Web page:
At first, I admit, I thought this was going to be a groaner. You know, the typical pouting heroine who has to be conquered by the powerful, patient hero. But from the first paragraph I could see the writing was polished and interesting and I realized the author knew exactly what she was doing. The story was cute, and because it was meant to be short, it didn’t go into all of that "didn’t need it stuff" which made the conclusion refreshingly nice. A quick, fun read suitable for women of any age.

Review: The Wedding Adventure

Reviewed by Guest Reviewer, Dru Ann.

The Wedding Adventure
by Melissa McClone

And then there was two...

For nearly two weeks they were trapped together on a tropical island, forced to endure Survivor-like challenges in order to win a grand prize. But for the normally business-minded Cade Armstrong Waters, the toughest part became resisting his pampered-princess-turned-worthy-teammate, Cynthia Sterling. Cynthia's grit and determination, not to mention her golden locks and shining eyes, made Cade ache to hold her as they shared close quarters in a makeshift tent. But although his hardened heart had slowly begun to heal in her presence, Cade had no desire to surrender his bachelor status. Which only proved that walking away could be his biggest challenge of all!
The Wedding Adventure is a contemporary story about two people who are on an adventure of self-discovery.

Being raised by parents who loved each other too much at the risk of alienating their daughter, Cynthia longs to be a loving spouse with children who will receive love from both parents and financial security, with that being the number one criteria. She’s looking for a rich husband.

Having seen what money can do to the dynamics of a family and pining for a lost love, Cade Armstrong Waters decides to chuck the family wealth and settles into a philanthropic life helping the less fortunate. He’s looking for money to save his foundation.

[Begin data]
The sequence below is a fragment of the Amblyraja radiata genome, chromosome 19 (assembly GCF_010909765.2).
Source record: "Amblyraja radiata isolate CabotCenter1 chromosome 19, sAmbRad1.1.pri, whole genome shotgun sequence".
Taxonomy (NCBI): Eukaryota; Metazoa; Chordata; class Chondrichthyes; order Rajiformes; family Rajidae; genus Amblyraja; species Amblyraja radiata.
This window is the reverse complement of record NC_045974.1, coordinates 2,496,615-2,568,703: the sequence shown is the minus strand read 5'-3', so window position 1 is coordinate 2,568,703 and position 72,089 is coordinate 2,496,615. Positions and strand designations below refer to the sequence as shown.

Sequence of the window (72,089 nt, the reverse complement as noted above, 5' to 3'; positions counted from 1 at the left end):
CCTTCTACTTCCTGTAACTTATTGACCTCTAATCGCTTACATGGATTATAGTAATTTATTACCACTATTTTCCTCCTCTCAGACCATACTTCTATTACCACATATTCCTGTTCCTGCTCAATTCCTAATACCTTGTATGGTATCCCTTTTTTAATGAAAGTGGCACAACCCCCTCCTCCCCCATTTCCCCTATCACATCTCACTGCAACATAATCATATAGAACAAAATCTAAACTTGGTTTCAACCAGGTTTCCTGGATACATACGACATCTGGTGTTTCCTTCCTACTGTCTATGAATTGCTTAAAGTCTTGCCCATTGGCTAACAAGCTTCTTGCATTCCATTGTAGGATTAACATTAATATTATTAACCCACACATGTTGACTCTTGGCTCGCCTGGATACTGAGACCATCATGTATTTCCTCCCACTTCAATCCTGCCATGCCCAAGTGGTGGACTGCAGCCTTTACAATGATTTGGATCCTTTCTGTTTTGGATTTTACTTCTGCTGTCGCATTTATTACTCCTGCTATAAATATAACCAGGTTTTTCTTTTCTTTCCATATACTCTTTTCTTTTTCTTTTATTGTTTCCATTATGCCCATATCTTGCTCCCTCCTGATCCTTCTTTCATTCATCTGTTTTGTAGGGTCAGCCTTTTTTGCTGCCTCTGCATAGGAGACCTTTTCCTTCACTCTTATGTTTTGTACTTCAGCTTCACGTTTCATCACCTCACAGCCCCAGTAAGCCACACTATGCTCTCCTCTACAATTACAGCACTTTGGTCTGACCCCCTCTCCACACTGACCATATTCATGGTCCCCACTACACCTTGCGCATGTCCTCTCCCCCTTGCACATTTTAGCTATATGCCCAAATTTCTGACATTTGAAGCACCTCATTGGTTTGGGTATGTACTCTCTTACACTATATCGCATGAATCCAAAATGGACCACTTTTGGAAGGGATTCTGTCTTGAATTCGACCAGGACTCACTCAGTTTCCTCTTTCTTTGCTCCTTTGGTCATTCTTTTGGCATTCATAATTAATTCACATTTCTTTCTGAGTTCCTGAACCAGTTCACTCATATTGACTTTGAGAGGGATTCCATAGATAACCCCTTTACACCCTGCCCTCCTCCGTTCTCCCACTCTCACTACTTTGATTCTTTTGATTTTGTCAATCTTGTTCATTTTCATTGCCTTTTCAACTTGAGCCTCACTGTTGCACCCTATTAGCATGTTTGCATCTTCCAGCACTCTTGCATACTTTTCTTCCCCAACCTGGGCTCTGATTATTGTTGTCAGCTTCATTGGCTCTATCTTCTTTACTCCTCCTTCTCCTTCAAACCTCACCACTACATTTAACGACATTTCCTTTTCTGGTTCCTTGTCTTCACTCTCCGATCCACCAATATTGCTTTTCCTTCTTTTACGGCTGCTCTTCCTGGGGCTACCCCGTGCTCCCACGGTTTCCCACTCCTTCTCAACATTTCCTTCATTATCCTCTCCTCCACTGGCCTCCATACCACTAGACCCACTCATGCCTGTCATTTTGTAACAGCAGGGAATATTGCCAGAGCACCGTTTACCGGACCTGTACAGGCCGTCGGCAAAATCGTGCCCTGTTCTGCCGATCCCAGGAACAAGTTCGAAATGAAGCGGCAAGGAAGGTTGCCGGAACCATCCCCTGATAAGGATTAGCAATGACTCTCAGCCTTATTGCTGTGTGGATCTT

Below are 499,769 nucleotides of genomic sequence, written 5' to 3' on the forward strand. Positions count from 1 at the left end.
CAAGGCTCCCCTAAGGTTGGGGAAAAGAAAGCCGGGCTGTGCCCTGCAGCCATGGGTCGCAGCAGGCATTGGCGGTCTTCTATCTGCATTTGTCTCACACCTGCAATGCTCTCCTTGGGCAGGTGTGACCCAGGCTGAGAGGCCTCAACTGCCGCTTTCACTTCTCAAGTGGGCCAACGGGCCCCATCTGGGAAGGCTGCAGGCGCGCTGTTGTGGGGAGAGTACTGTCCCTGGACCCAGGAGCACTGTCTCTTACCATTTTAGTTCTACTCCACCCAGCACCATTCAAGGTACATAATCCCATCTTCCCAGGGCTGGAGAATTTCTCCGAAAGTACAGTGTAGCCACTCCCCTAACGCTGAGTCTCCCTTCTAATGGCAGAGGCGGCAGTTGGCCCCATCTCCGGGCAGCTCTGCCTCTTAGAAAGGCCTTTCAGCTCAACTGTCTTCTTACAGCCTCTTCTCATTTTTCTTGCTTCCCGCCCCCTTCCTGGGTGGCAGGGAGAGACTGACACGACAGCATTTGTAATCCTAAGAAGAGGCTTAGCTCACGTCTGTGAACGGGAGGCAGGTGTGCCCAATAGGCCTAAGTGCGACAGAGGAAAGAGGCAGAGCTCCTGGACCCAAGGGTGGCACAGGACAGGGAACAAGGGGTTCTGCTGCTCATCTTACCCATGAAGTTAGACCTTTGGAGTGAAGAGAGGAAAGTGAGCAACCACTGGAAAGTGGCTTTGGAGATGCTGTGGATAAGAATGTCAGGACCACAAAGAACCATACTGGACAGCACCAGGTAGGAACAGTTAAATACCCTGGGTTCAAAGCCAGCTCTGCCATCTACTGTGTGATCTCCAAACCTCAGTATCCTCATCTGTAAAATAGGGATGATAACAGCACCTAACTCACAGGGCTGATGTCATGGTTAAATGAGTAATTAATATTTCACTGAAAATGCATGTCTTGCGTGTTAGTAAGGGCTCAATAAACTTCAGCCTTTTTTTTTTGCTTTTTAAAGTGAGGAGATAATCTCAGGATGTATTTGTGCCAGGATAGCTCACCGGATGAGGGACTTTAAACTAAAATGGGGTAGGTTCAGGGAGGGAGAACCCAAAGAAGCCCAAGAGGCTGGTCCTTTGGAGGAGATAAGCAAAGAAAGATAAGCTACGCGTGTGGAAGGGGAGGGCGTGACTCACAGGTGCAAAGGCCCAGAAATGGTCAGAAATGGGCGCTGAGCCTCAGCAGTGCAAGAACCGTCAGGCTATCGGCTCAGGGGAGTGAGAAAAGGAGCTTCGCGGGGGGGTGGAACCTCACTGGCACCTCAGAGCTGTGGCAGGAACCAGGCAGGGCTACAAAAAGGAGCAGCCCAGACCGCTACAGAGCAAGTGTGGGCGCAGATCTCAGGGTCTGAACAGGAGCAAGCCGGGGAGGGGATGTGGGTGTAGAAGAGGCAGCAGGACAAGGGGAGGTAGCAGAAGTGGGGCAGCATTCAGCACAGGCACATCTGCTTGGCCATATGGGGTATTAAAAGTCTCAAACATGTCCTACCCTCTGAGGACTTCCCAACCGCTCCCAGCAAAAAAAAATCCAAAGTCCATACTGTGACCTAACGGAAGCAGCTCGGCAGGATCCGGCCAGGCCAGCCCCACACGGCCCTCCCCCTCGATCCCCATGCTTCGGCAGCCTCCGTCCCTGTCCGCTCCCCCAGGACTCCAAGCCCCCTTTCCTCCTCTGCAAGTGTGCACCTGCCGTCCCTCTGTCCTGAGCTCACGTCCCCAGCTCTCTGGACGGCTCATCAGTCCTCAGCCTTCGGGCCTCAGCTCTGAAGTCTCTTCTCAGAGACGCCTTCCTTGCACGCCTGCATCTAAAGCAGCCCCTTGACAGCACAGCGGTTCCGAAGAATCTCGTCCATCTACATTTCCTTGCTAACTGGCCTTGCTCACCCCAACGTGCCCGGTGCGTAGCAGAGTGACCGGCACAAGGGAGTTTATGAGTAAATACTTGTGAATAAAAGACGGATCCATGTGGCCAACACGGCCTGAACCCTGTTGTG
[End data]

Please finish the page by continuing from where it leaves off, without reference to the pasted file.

After winning an adventure on a deserted island, he assumes she’s a pampered, spoiled socialite, who won’t get her nails dirty. However, he realizes that they have to become a team in order to survive the game. During the course of these activities, they both learned that there’s more to each other than what they see. Once the barriers were broken down, did respect and love for one another shine.

I enjoyed this story because it showed that once you re-discover yourself, the door to romance opens.

Saturday, August 18, 2007

Review: Words

Reviewed by: Alice Teh

by Terry Odell

Two people in love don't need words to communicate, do they? How important is uttering them aloud?

(6 pages) - sensual
This is an intriguing story by Terry Odell. It is told from the perspective of both the husband and the wife —- a pair of newlyweds. It is amazing to see what can be done in just six pages. Ms Odell is indeed a skillful storyteller.

“His.” The story begins with the husband, an artisan skillful with woodworking. He is quietly observing his lovely wife applying makeup and getting ready to go to work. Thoughts run through his head and he is full of love for her.

“Hers.” In the same scene, the wife, a corporate high flyer, is aware that her husband is watching her. She admires him and loves the way he showers her with love, just like how he knows when she needs a massage or wants to be held. Oh, how she loves this man who is standing there watching her.